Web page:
This instrument is under construction .

A neutron imaging and diffraction instrument for materials science, materials processing and engineering.

IMAT (Imaging and Materials Science & Engineering) is a neutron imaging and diffraction instrument for materials science, materials processing and engineering. The special features of the instrument will be energy-selective neutron imaging and the combination of neutron imaging and neutron diffraction. Currently IMAT is under engineering commissioning.

IMAT will offer a combination of imaging and spatially resolved diffraction modes such as neutron radiography, neutron tomography, energy-selective imaging, neutron strain scanning, crystallographic structure and phase analysis, texture analysis, and non-destructive testing.

A broad range of imaging and diffraction applications will be possible for aerospace and transportation, civil engineering, power generation, earth sciences, cultural heritage and agriculture.

Many projects will require only one analysis technique, but having diffraction and imaging options on the same beamline will enable new types of experiments to be performed, especially considering the ease with which energy-selective measurements can be carried out on a pulsed source [1].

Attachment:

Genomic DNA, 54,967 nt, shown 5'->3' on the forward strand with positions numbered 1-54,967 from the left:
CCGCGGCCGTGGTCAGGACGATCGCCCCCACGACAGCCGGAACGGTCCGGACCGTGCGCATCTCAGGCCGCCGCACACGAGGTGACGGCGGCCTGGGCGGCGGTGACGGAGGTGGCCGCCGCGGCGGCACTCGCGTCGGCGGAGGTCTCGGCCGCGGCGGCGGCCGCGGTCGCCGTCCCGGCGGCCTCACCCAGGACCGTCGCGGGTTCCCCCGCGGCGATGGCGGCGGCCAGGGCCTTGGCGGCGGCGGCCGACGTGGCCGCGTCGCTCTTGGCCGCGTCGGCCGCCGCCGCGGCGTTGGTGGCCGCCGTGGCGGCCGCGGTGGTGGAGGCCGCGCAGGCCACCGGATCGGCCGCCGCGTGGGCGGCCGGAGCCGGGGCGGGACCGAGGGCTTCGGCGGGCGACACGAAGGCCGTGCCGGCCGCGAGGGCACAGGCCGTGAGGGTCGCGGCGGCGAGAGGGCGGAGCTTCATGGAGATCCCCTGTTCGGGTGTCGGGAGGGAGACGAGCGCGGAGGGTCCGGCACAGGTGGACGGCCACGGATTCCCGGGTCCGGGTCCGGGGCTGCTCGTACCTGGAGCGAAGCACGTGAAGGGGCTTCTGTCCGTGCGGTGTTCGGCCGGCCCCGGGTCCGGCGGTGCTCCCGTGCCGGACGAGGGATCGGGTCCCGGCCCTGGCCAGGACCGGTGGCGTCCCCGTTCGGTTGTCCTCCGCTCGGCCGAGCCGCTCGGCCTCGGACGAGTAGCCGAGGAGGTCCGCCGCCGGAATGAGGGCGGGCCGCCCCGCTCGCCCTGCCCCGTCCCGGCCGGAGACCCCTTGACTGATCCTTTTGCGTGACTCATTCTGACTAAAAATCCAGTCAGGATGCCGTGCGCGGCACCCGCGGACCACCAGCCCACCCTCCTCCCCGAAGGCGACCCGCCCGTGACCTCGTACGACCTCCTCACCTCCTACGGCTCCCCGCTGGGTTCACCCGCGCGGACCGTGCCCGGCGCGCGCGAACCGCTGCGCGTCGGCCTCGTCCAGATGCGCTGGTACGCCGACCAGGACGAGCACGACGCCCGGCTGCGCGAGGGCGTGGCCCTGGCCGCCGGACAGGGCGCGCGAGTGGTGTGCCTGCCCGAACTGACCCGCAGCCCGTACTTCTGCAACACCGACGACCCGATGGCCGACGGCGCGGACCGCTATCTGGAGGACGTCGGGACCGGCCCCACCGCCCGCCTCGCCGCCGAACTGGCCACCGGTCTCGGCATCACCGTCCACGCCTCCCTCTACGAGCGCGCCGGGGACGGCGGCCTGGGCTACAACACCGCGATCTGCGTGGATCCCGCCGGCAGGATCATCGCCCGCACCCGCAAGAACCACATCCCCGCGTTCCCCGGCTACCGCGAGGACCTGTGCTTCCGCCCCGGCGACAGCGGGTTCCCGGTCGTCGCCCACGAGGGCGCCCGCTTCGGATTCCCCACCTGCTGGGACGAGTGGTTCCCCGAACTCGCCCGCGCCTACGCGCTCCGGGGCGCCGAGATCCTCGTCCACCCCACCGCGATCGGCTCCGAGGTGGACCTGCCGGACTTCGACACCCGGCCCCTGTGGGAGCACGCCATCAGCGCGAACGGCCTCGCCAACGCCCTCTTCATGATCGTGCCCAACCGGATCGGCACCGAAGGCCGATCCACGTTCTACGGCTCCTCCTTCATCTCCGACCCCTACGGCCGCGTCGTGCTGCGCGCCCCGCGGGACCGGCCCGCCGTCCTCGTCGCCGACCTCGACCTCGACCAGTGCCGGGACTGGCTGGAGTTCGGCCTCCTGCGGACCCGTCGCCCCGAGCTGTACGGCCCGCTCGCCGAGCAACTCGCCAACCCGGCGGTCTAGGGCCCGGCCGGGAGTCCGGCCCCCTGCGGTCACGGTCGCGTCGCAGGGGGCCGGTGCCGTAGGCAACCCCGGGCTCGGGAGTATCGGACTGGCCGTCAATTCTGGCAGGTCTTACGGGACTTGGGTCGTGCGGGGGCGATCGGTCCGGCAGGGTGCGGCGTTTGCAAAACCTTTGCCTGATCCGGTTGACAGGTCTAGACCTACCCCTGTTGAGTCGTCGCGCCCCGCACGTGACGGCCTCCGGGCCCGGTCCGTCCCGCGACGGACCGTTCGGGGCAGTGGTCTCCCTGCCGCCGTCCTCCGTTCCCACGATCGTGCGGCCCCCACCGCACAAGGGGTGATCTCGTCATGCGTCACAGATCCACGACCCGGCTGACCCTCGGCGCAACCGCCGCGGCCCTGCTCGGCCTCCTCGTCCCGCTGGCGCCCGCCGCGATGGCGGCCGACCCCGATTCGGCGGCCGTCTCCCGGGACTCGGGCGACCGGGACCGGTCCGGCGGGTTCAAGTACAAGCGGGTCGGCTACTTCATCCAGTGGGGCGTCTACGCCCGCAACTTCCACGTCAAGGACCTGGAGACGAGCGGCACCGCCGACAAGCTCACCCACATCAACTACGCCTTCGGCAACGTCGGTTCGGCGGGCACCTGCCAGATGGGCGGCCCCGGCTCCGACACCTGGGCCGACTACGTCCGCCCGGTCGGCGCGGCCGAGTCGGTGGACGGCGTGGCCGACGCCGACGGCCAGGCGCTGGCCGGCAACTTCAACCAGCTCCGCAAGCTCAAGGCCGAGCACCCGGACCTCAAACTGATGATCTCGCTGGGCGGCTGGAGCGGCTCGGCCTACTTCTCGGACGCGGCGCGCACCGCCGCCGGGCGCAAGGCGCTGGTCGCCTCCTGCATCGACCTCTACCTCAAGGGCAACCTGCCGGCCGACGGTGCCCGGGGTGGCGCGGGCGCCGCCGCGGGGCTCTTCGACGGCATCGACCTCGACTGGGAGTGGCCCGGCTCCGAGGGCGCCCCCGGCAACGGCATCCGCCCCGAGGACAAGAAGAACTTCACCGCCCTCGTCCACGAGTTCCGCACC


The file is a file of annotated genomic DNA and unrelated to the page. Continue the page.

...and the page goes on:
An important feature of IMAT will be tomography-driven diffraction [2]. Residual stresses inside engineering-sized samples can be more effectively analysed if the diffraction scans are guided by radiographic data. Diffraction analysis may be indispensable for a quantitative analysis and physical interpretation of the attenuation features observed in energy-dependent radiography data.

The instrument will be built in several stages. In the first instance, there will be two imaging cameras available: a gated CCD camera and a time-of-flight capable high-resolution pixel detector. The CCD camera system is being developed in collaboration with the Italian CNR research council by the group of F. Aliotta, Messina. A time-of-flight imaging system taking full advantage of the pulsed source will use a detector based on microchannel plates developed by a group led by A. Tremsin at the Space Science Department, Berkeley, USA. Two large pixellated diffraction detectors at 90 degree scattering angles will be installed for diffraction analysis.

Further diffraction detectors at forward and backscattering angles will be installed in subsequent upgrade stages enabling in-situ texture studies in combination with phase, strain, and imaging analyses at non-ambient sample conditions.



[1] W. Kockelmann, G. Frei, E.H. Lehmann, P. Vontobel, J.R. Santisteban, Energy-selective neutron transmission imaging at a pulsed source, Nucl. Instr. Meth. A, 578, 421-434 (2007)

[2] G. Burca, J.A. James, W. Kockelmann, M.E. Fitzpatrick et al., A new bridge technique for neutron tomography and diffraction measurements, Nucl. Instr. Meth. A, 651 (1), 229-235 (2011)

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